The Oasis Composite Decking lawsuit claims that Mastic and Deceuninck failed to make proper disclosures about defects. The manufacturers, designers, and distributors failed to test, develop, manufacture, or distribute this type of decking in a manner that would protect the public from these risks. As a result, homeowners are seeking compensation for the costs and inconvenience they have endured. To learn more about the lawsuit, continue reading this article.
Problems with Oasis Composite Decking
If you’re considering installing Oasis Composite Decking and Rails on your deck, you’ve probably heard about the lawsuits filed against the manufacturers of the product. The company, Ply Gem Holdings Inc., as well as other suppliers, are being sued for allegedly selling defective decking. According to the lawsuit, the product’s design allows water to seep into the material through cracks, resulting in uneven walking surfaces and safety hazards.
But what about the quality of the Oasis decking? The manufacturer has a 25-year warranty, so you’re covered if something goes wrong. However, the decking can warp, crack, and cup a few years after installation. And after that, it’s prone to mildew, warping, and discoloration. Because of the numerous complaints, the company has stopped production of composite decking products.
This Oasis Composite Decking lawsuit seeks to hold Mastic and DNA liable for the alleged design flaws in Oasis composite decking. The companies are accused of knowingly concealing their knowledge of the defective materials and failing to properly warn consumers about their hazards. In August 2007, Pagliaroni began to experience problems with the deck and contacted Mastic to discuss the problem. Mastic denied the claims, and DNA is appealing the case.
Plaintiffs have filed a class action suit against Deceuninck and Mastic Home Exteriors, alleging that the Oasis composite decking is defective and prone to warping, cracking, and discoloration. The company has denied any liability for the damage. Plaintiffs also claim that Mastic failed to properly test, manufacture, distribute, and market Oasis composite decking products.
The company DNA designed Oasis from 2004 to 2008 and sold it exclusively through Mastic. Its components are wood flour, high-density polyethylene, and micro-ingredients such as talc. But the company’s product is not without its share of problems, including premature failure. Those problems have been attributed to the company’s inconsistent manufacturing processes. This report is intended to provide information to consumers and help them determine if the product will be a good choice for their outdoor living space.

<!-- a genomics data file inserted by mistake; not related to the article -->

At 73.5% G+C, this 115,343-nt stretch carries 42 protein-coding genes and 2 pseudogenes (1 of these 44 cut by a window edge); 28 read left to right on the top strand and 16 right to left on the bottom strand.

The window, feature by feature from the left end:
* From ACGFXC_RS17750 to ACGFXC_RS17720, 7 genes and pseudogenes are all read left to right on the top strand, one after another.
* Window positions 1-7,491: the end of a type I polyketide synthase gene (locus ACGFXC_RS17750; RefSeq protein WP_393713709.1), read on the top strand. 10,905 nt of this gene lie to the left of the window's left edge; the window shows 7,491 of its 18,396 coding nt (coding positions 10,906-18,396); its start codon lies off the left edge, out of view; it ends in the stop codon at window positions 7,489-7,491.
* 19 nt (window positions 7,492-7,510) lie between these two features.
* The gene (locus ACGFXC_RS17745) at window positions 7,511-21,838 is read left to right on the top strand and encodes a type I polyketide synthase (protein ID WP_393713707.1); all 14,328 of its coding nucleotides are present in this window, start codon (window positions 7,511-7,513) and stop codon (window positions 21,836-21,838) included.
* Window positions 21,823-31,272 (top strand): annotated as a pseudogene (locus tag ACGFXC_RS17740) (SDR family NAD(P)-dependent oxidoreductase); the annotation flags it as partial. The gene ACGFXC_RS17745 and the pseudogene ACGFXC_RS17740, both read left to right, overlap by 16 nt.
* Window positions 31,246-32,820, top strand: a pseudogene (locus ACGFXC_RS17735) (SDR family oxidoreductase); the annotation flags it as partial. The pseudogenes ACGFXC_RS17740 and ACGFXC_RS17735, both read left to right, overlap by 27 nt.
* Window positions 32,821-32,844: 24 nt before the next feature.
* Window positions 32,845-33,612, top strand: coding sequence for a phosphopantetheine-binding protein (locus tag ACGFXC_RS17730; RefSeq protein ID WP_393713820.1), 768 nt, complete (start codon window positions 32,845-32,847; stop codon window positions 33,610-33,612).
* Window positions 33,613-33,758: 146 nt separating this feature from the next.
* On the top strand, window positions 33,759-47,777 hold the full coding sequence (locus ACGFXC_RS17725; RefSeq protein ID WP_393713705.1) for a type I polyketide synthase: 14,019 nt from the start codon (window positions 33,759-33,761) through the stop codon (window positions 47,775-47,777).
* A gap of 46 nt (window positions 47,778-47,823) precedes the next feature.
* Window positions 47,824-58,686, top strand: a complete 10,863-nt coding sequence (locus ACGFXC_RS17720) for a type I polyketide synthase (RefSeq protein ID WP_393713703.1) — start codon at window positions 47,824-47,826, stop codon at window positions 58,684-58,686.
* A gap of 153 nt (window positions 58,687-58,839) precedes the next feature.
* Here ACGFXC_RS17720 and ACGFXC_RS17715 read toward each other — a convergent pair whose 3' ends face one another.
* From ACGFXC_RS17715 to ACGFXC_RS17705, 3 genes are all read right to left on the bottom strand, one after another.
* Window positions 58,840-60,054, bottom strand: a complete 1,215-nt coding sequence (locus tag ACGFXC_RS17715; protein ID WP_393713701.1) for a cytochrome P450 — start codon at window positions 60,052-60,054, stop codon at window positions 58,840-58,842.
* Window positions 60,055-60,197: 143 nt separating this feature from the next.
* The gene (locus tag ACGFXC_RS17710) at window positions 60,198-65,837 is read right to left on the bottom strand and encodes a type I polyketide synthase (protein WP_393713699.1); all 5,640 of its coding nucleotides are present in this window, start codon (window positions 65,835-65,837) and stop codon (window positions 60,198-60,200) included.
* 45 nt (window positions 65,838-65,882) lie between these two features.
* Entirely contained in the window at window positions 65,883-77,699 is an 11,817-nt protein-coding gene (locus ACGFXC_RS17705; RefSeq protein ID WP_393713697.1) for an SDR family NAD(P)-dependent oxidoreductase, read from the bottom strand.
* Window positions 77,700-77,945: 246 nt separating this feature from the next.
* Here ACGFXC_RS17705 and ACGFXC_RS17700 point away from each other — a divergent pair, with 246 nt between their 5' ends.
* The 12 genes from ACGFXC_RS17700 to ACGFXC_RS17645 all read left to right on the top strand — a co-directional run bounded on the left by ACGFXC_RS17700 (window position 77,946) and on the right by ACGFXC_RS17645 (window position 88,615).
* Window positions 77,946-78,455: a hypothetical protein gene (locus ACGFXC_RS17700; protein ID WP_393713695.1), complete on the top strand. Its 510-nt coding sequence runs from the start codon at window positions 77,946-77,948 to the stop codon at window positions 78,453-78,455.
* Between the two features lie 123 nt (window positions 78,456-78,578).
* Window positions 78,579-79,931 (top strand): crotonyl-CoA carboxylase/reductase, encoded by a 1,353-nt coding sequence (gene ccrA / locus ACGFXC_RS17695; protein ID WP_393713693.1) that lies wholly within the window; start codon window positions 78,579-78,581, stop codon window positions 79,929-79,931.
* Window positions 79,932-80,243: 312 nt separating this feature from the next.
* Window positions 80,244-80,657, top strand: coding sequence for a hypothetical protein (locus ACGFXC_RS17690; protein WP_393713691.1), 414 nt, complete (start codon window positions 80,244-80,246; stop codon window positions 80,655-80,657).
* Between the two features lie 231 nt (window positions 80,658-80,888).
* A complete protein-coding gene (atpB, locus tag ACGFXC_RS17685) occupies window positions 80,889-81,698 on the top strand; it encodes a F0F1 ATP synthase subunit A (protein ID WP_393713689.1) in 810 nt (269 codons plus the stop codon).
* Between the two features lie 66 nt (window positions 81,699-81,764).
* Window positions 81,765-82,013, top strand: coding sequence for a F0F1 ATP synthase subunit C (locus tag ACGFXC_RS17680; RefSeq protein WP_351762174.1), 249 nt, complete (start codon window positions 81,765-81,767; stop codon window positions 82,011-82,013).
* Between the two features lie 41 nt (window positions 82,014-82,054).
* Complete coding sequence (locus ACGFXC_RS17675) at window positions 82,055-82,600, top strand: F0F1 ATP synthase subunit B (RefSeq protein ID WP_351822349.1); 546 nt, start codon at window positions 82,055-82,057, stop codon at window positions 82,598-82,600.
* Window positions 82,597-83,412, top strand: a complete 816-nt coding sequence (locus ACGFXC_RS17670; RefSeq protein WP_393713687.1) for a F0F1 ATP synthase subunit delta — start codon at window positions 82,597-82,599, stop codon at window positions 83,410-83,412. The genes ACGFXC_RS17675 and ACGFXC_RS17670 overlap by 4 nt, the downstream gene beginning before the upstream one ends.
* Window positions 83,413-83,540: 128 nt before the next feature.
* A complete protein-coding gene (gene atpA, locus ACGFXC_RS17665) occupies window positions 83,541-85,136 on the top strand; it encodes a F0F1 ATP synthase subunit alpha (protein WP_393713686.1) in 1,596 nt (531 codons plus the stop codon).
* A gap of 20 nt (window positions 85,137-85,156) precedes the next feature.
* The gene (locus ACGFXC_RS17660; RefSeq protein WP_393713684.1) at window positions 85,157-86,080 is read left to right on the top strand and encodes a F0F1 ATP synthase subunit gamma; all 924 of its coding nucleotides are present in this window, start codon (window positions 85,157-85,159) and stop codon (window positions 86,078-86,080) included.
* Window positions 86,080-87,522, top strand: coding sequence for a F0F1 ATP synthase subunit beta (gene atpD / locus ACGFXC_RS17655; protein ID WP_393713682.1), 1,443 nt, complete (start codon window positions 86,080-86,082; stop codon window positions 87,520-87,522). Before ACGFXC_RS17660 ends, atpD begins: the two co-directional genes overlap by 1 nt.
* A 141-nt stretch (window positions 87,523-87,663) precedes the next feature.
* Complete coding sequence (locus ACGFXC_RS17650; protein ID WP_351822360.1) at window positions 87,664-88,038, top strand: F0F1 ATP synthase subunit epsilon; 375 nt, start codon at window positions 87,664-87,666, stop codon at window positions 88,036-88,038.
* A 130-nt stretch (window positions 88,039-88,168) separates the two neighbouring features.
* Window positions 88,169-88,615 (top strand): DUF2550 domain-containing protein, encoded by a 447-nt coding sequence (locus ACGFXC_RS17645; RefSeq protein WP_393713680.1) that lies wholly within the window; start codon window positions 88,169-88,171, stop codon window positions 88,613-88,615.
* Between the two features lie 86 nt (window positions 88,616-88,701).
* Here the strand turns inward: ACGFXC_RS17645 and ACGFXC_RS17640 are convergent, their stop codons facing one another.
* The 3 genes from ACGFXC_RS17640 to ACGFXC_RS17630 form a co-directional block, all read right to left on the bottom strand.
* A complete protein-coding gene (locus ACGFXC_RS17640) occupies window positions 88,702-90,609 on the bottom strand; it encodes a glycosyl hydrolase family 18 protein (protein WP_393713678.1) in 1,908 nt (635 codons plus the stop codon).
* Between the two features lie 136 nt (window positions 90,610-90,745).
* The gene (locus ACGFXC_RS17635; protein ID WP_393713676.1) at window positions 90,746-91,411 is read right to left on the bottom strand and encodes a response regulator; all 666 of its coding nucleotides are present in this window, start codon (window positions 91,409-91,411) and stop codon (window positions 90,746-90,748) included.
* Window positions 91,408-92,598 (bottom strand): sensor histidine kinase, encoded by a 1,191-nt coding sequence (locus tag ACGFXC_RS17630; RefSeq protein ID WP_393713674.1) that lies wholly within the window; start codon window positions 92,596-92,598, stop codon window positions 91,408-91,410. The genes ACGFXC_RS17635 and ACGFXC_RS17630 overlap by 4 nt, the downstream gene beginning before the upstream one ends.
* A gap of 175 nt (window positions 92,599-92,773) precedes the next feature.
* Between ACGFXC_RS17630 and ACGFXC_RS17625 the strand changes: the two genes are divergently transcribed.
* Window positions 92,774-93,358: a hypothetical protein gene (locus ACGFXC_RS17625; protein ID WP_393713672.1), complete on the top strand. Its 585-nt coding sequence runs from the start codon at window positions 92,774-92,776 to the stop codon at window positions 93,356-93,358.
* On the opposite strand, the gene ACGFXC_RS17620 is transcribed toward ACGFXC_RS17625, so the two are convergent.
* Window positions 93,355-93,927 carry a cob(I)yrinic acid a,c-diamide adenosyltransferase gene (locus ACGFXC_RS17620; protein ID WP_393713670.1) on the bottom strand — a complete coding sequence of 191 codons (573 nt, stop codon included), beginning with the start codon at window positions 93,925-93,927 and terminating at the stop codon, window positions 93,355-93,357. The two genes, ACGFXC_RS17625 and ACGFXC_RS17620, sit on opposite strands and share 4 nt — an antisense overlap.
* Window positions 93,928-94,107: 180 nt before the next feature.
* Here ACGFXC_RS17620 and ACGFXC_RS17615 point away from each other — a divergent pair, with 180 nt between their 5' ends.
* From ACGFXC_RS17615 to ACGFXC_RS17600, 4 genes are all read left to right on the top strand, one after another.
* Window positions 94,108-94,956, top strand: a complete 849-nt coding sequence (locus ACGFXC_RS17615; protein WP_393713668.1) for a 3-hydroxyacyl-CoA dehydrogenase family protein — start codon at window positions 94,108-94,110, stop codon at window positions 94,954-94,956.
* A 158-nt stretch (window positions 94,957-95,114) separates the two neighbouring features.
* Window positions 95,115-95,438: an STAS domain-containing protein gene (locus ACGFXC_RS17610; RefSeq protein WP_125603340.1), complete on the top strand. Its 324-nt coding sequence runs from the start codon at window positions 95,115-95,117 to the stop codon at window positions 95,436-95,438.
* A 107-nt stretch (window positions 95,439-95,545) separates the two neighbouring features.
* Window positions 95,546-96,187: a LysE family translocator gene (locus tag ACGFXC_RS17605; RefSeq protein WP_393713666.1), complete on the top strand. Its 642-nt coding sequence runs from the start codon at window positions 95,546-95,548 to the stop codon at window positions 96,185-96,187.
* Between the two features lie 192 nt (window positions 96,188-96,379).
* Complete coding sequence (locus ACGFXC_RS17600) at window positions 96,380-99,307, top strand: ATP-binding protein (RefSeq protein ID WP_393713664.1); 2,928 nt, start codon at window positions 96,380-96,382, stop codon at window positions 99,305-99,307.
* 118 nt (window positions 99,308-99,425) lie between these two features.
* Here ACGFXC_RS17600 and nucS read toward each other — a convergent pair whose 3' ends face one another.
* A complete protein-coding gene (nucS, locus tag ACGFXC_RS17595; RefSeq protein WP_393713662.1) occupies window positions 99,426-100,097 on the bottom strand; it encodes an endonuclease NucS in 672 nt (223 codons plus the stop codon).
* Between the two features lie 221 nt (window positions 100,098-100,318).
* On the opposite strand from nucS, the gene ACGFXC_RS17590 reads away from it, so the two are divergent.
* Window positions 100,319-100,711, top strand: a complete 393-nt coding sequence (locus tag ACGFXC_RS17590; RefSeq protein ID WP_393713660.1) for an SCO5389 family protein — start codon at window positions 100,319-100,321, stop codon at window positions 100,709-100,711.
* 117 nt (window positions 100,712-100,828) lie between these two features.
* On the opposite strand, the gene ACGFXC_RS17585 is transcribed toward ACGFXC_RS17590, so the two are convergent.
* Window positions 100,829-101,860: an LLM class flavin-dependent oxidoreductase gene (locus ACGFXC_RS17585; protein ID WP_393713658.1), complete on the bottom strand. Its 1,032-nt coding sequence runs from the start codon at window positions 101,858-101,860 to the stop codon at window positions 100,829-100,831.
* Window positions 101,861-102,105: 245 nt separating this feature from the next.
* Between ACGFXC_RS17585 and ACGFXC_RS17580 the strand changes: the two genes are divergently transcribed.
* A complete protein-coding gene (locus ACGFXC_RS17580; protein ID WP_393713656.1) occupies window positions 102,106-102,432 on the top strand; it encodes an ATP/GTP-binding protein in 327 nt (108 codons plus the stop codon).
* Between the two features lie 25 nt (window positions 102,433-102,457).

The company has received dozens of warranty claims. In all, over 80% of claims have been approved. However, more than half of the claims have been denied. The company claims that many of these cases are unfounded or incorrect. For example, in one case, the company denied payment for 80% of claims, citing the fact that the product was not made of the material is claimed to be.
Oasis Composite Decking and Rail are linked to premature failure. A class action lawsuit against manufacturers of the decking has been filed. Designed to look like wood, Oasis composite decking and railing have been known to warp, cup, and split. The manufacturer, Mastic Home Exteriors, is responsible for the product defects. Read on to learn more about this lawsuit and how it can affect your home.
Although the plaintiffs’ claims are compelling, the case is flawed by its design. The company didn’t adequately warn consumers about the potential for failure. Moreover, the plaintiffs failed to meet the prerequisites for class certification under Rule 23. The court concluded that a class is not typical unless it can provide individualized proof of the issues and damages incurred by the class. This case is still ongoing. If you have recently installed Oasis composite decking, this lawsuit is a good opportunity to get your money back.
A class action lawsuit has been filed against two manufacturers of Oasis Composite Decking and Rail materials for premature failure. While the company claims the product is like real wood and doesn’t require ongoing maintenance, consumers have reported that the composite material can cup and split. The lawsuit cites several instances where consumers have experienced problems with the product, including stains and peeling. This article will discuss some of the main causes of the defect and the potential legal recourse.
According to the lawsuit, the composite decking was prone to design flaws. The manufacturer’s warranty stated that covered products would not warp, crack, or suffer structural damage. However, complaints have emerged that composite decking can crack, cup, or warp after installation, and may also suffer from mildew and discoloration. The manufacturer has agreed to settle the lawsuit in an attempt to avoid lengthy litigation.